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At first, Attila the Hun made a deal with Emperor Theodosius II that would see him receive 700 pounds of gold per year in exchange for peace. After a few years, he decided to hike the rent, as it was, and attacked Eastern Roman territories until a new price of 2,100 pounds of gold was agreed upon. As they say, never accept the first offer!
When a Roman soldier attempted suicide, what was the punishment?
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In 117 AD, Emperor Hadrian declared attempted suicide by soldiers a form of desertion—and made it a capital offense. Seems counterintuitive, right?
What was a Roman bride never supposed to do again after the wedding?
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A truly modest Roman woman was not supposed to let her husband see her without clothing after he had, ahem, “inspected the merchandise” the first time.
What practice did Roman emperors take up in the first century AD order to protect themselves?
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From the end of the first century AD, Roman emperors had adopted the daily habit of taking a small amount of every known poison in an attempt to gain immunity, a practice called “Mithridatism.”
During what era did the “peak” of the Roman Empire occur?
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117 AD was the point at which the Roman Empire was its largest, but with great power comes great responsibility, and an empire so large became increasingly hard to effectively govern. The Roman Empire held on for a long time though, before eventually falling in the fifth century.
Who was the Emperor of Rome at its “peak” in 117 AD?
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It’s sort of a trick question, as Trajan actually died in 117 AD. Due to his success as an emperor, he was deified and Trajan’s Column was built in his honor. He was succeeded by his adopted son Hadrian.
Who was emperor during the Great Fire of Rome?
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The Great Fire of Rome took six days to get under control, and happened towards the end of Nero’s rule. Just four years later, he would take his own life.
In an infamous legend, what instrument did Nero play while Rome burned?
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It was said that Nero played the fiddle while Rome burned in 64AD. While beautifully symbolic, this tale was most likely propaganda spread by Galba, who took the throne after Nero died by suicide. How do we know? The fiddle hadn’t been invented yet when Nero was alive.
Slaves were not expected to participate in the armed forces in ancient Rome, but, in the rare instances when they did enlist, what was often their reward?
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There’s a stereotype that’s shown on TV and in movies of ancient Roman slaves rowing in the galleys of warships, overseen by whip-wielding masters. However, this stereotype is false. Slaves were not required to participate in the armed forces at all, but in times when they were needed, they could join and would either be freed upon enlistment, or would earn it for fighting well in battle. Gee, thanks.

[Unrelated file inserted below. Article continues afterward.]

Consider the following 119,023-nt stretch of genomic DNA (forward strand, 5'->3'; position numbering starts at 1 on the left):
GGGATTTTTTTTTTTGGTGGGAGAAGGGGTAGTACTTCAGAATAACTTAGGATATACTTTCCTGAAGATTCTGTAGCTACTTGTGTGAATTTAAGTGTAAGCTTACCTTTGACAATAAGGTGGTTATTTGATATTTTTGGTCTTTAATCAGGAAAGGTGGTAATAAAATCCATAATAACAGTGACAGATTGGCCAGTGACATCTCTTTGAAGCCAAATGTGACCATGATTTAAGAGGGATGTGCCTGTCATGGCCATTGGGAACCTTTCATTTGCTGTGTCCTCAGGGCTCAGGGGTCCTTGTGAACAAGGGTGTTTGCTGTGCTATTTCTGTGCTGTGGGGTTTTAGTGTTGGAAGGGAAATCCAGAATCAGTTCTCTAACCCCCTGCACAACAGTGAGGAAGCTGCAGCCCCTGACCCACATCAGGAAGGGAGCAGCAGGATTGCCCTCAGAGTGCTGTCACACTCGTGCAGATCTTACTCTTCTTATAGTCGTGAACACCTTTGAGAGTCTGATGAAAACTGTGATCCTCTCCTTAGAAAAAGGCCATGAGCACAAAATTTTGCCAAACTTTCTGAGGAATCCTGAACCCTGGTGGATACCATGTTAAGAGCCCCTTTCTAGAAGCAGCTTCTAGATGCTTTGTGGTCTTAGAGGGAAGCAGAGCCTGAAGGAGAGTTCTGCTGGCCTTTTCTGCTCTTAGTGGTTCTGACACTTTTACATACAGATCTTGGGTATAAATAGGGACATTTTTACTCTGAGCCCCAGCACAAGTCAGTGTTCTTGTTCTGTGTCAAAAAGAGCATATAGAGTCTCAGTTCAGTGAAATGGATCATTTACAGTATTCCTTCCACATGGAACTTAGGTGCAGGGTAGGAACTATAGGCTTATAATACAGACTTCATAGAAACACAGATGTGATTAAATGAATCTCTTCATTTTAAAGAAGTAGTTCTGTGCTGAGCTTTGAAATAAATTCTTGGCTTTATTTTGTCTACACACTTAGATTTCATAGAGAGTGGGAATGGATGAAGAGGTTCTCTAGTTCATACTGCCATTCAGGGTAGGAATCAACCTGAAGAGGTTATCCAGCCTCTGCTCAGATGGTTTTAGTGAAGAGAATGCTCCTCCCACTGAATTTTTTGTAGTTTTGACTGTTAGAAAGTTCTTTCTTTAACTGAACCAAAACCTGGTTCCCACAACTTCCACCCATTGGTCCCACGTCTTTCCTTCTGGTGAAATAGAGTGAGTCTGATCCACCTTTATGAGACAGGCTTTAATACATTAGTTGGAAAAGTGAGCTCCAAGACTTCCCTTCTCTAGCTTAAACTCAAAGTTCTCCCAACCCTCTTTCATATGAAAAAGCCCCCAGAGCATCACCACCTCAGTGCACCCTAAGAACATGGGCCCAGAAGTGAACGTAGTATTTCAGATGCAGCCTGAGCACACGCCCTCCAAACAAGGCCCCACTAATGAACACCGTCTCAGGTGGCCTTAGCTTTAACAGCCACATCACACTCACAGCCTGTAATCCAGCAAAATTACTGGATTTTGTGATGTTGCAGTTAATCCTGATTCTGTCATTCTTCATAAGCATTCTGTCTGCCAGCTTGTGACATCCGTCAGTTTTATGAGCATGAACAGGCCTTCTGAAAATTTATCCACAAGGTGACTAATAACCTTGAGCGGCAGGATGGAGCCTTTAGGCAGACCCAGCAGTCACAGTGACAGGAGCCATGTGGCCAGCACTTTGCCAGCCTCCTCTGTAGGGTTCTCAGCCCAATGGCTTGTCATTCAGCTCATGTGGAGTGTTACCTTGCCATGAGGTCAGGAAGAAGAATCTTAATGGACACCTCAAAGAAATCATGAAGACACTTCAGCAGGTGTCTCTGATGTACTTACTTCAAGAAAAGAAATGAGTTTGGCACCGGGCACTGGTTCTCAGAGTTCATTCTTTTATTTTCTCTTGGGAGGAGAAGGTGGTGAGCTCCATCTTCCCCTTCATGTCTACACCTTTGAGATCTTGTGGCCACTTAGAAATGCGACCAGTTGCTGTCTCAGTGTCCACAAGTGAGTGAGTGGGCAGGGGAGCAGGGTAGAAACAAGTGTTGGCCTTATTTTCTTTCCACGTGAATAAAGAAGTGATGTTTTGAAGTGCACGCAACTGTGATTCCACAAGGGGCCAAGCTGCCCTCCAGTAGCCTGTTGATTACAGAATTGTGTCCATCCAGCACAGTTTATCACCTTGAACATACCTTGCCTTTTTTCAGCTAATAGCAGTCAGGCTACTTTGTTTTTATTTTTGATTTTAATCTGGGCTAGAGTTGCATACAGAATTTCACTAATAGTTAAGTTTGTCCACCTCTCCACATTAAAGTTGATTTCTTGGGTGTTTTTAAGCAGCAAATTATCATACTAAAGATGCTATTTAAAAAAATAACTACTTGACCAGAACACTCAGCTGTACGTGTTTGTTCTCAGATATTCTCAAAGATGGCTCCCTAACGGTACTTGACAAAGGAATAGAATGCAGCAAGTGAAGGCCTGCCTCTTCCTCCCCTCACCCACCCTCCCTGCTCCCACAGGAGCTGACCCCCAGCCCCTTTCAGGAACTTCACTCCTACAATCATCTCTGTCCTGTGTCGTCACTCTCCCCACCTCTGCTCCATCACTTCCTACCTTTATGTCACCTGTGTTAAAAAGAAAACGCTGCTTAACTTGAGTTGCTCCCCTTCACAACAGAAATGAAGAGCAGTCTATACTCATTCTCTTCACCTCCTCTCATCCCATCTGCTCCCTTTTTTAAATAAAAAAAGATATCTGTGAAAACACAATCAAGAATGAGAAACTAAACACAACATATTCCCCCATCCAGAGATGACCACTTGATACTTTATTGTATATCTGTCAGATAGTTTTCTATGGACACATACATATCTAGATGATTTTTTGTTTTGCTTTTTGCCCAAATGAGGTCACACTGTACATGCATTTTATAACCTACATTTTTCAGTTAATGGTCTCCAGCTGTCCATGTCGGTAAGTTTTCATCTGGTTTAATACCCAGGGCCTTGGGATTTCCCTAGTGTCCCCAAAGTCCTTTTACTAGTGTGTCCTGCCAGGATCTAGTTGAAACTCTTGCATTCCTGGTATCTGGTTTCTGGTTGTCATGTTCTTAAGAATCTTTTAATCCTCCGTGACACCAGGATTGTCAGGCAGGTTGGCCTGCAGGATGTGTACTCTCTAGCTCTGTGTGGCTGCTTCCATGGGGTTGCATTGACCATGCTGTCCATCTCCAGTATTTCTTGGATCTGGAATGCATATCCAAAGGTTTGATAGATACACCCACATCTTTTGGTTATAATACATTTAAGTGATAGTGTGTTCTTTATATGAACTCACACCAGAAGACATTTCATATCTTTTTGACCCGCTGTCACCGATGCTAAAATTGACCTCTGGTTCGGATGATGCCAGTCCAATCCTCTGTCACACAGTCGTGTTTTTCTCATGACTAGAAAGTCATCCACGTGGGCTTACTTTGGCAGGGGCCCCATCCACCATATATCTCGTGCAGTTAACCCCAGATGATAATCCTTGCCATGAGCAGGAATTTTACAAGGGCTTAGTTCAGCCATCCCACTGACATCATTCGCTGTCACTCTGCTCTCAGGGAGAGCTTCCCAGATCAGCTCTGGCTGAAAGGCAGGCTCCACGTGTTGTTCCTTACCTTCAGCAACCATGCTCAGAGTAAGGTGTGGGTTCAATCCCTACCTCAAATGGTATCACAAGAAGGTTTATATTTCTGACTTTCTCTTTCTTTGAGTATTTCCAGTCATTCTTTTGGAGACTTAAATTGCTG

What gruesome substance did the ancient Romans use as a teeth whitener?
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In the days before Crest Whitestrips, options were limited. They were also known to use urine to clean clothing. I thought the whole point of cleaning clothing was the get the funk out…
What distinctive decorative element adorned the Imperial helmets worn by Roman legionaries?
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These types of helmets with the unmistakable red crest were worn by legionaries and centurions alike, and the crest was often made of horse hair.
What led to the fall of the Roman Empire?
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Make that all of the above and more! It takes a lot to topple an empire, and there were myriad causes for the eventual fall of the Roman Empire in the fifth century BC. As they say, nothing good can last… just like this quiz!

Your Results


Nice! You certainly wouldn't get lost if you were transported back to ancient Rome today. As a patrician, you'd have it pretty good—you might even have ancient A/C in your house. See you at the Saturnalia!


Awesome! Not only are you one of the more elite members of Roman society, you have some political power as well—wield it wisely!


You almost know too much about life in ancient Rome—are you sure you're not the reincarnation of a Roman emperor? Just try and be more of a Trajan than a Caligula!

Happy With Your Test Score? This video can help you do better on any quiz... even if you know ABSOLUTELY NOTHING about the topic.


Ancient Rome grew from a tiny city into a world superpower over the course of just a few centuries thanks to an unstoppable military, a series of technological innovations that changed the world, and, of course, a string of power-hungry emperors. From the Kingdom to the Republic to the Empire, it all lasted more than a millennium, meaning there’s a lot to learn about ancient Rome. Sure, you can tell your Alexander the Great from your Caligula, but how much do you really know about life in ancient Rome?